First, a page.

Education

Parents Upset After School Makes Only Black Students Sign Pledge To Do Well

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Amber Randall Civil Rights Reporter
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Parents expressed outrage after a Seattle high school made black students sign a “covenant” to successfully complete high school.

Franklin High School created the “Keepin’ it 100” student convent specifically aimed at their black students, reports KING 5.

The agreement states that all black students will come to school on time and work to finish high school.

Black students made up 27 percent of the student population, according to a report from the 2014-2015 school year.

“I pledge to hold myself accountable to meet the high expectations that my parent(s)/guardian(s) and the Franklin High School staff will hold for me. I pledge to persist and preserve during difficult times,” the covenant reads.

Parents received a similar form for them to sign, but the term “African-American” was not included.

One parent said that her daughter felt that the black students were being singled out.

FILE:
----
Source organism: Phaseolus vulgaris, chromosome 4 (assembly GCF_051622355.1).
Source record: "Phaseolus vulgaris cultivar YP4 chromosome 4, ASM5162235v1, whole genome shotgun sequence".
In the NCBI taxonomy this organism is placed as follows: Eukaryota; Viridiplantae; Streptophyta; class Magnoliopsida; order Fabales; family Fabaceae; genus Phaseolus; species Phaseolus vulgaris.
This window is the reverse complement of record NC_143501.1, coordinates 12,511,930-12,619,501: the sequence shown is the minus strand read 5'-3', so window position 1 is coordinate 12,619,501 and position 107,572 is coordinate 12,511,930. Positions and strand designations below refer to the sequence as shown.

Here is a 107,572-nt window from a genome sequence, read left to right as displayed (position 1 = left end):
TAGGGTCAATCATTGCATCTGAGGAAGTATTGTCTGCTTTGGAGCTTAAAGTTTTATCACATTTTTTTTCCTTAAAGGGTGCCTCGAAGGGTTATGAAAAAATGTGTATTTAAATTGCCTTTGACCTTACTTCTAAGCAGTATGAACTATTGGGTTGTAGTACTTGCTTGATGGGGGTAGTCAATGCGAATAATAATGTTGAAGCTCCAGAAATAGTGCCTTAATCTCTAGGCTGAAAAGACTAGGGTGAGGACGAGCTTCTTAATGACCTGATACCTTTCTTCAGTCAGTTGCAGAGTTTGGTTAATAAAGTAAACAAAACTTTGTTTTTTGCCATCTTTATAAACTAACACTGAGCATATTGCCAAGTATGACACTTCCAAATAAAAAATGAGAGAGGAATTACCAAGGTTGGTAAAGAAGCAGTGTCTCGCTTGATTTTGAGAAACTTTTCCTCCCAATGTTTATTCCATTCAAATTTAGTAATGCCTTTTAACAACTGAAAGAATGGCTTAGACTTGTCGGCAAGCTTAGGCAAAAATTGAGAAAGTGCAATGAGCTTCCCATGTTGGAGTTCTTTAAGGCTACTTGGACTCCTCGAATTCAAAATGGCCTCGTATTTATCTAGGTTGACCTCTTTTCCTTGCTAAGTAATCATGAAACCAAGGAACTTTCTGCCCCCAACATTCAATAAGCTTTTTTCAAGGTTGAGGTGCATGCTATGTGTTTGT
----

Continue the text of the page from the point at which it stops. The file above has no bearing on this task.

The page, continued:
“She felt like they were being singled out,” Timika Anderson said. “They’re not the only ones at school struggling.”

Neffertiti Thomas, another parent, said that the message was hurtful to black students.

“It felt like these African-American students weren’t good enough, that they didn’t somehow make the mark, that part was hurtful because we all want to send a positive message to our students,” Thomas said to Q13 Fox.

Seattle Public Schools has launched an initiative to close the opportunity gap for all students, especially black ones. In a statement apologizing for the covenant, the school district reiterated their commitment to closing that gap.

“A student covenant was recently created by staff at Franklin High School. After meeting with senior students, Franklin staff discontinued the covenant as it proved to be a distraction from their original intent which is to increase efforts and support for African American students and ensure college readiness,” the school said in a statement.

The district also said they would also create a parent/community advisory group to advise how to ensure that black students are properly prepared for college.

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